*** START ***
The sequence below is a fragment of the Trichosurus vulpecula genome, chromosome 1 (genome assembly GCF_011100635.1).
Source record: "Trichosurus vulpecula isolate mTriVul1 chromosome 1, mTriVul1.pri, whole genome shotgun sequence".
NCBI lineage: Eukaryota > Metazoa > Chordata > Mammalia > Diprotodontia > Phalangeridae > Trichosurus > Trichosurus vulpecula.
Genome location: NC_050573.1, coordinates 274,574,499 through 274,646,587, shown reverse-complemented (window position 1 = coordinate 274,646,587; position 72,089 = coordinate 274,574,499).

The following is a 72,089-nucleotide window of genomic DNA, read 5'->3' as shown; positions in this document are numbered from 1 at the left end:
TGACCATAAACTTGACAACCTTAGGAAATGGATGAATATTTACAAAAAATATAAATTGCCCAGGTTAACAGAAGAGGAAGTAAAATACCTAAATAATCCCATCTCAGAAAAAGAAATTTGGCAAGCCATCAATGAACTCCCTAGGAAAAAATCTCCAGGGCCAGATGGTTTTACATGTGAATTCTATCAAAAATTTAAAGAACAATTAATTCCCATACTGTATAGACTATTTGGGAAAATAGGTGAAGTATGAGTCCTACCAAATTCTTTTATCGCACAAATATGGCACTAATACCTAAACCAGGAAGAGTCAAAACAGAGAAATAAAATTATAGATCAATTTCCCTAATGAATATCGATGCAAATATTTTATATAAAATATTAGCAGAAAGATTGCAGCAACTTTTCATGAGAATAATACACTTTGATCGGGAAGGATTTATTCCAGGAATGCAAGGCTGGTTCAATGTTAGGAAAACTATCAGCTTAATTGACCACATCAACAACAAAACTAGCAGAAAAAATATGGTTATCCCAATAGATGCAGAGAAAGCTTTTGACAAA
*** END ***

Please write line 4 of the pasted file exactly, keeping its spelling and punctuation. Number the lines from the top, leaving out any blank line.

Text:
Genome location: NC_050573.1, coordinates 274,574,499 through 274,646,587, shown reverse-complemented (window position 1 = coordinate 274,646,587; position 72,089 = coordinate 274,574,499).